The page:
Almost eighty former Beecham Research Laboratories colleagues met for lunch at Lincoln last September to mark the sixtieth anniversary of the isolation of the penicillin nucleus which, in 1957, made possible the development of life-saving ‘semi-synthetic’ penicillins.
Although Alexander Fleming discovered the antibacterial activity of penicillin in the 1920s, it was only as a result of later research by Lincoln Fellow, Howard Florey and his team, at the William Dunn School of Pathology in Oxford, that penicillin, itself, became widely available as the ‘miracle drug’ of the 1940s.
By the 1950s, however, bacteria were becoming resistant to the original penicillin. In hospitals, staphylococci were a special problem. Some of these bacteria could destroy penicillin – which thus became powerless against them. Infection by ‘penicillin resistant staphylococci’ was commonly fatal.
The work of the Beecham Research team was highly significant in the continuing battle against bacteria. Penicillin is made up of a nucleus and a side-chain. The isolation of the penicillin nucleus, 6-aminopenicillanic acid, offered the dramatic possibility of attaching different side-chains to make new, more effective penicillins. Within just a few years, this hope had been fulfilled – most notably with methicillin, which proved highly effective against penicillin-resistant staphylococci. The introduction of these life-saving products was headline news, and still today antibiotics resulting from this research, including Amoxil (amoxicillin) and Augmentin (co-amoxiclav), remain among the most frequently prescribed medicines throughout the world.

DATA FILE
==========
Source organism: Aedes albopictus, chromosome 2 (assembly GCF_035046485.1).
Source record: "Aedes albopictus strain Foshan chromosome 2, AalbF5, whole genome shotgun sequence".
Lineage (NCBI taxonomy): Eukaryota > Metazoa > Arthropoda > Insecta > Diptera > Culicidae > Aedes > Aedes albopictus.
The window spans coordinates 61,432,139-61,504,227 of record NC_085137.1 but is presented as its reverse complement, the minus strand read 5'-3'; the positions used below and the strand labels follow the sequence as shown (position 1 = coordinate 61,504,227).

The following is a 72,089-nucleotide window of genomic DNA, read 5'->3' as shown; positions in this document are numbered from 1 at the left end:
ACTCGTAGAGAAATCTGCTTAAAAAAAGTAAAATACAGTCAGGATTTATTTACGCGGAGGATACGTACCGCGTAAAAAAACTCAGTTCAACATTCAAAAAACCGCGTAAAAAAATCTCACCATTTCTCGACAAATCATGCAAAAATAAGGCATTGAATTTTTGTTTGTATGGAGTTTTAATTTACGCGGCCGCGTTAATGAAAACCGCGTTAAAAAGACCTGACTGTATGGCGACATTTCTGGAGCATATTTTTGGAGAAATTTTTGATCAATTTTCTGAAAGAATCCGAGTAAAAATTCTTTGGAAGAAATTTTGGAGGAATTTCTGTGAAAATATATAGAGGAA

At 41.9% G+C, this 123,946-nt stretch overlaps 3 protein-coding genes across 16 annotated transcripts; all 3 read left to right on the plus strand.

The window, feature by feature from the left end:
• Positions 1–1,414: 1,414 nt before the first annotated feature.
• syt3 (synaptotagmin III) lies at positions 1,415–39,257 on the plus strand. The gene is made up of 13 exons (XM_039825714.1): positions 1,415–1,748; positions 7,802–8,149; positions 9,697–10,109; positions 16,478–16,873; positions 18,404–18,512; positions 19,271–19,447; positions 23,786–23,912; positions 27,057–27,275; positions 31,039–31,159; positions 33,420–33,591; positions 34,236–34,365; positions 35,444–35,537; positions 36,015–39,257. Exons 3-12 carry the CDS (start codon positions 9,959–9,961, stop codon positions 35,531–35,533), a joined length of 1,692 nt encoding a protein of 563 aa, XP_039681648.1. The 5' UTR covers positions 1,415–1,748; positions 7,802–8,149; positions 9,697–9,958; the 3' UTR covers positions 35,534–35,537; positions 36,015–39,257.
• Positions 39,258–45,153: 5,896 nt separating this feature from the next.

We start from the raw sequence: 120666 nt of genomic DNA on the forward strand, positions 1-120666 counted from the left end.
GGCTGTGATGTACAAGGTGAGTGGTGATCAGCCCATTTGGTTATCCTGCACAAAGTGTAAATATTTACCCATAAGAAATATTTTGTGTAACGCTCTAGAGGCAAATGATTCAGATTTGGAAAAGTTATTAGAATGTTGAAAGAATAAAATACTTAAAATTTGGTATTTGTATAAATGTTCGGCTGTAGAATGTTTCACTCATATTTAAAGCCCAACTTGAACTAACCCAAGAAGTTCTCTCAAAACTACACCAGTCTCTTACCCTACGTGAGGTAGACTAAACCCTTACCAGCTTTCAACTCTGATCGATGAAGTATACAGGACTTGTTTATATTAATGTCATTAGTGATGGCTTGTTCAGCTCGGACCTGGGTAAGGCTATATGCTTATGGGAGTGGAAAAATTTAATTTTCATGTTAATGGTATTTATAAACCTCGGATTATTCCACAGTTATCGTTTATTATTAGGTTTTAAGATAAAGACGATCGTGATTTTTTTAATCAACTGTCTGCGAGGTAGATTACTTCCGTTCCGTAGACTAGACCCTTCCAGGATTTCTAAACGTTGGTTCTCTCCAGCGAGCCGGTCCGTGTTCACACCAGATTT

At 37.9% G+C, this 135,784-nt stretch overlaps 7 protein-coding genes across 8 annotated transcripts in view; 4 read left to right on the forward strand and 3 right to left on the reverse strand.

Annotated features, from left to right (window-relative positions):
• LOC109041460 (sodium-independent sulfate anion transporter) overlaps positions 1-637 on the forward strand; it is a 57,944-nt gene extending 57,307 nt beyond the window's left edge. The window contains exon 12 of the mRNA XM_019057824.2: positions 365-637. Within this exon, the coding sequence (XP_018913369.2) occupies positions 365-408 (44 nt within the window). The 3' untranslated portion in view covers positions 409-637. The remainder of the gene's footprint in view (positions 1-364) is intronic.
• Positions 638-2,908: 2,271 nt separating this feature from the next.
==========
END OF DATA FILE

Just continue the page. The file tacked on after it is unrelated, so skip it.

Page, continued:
The Lunch was held, fittingly, at Lincoln College – the academic home of Howard Florey, Norman Heatley and other members of the earlier Oxford team. Speakers at the Lunch included Dr Ralph Batchelor (see photo), the last remaining senior member of the original Research Team, who recalled that dramatic era when it took just four years from starting research at Brockham Park, Surrey in 1955, to the introduction of the first ‘new penicillins’.
Two guests with their own penicillin-history associations were invited by Beecham colleagues to join the celebration. These were: Eric Sidebottom (far left in photo), former Lincoln Fellow and Lecturer at the William Dunn School, co-author of a recent biography of Norman Heatley; and (near left) Nick Heatley, grandson of Norman Heatley, and also a former Lincoln student himself.
- Bill Smith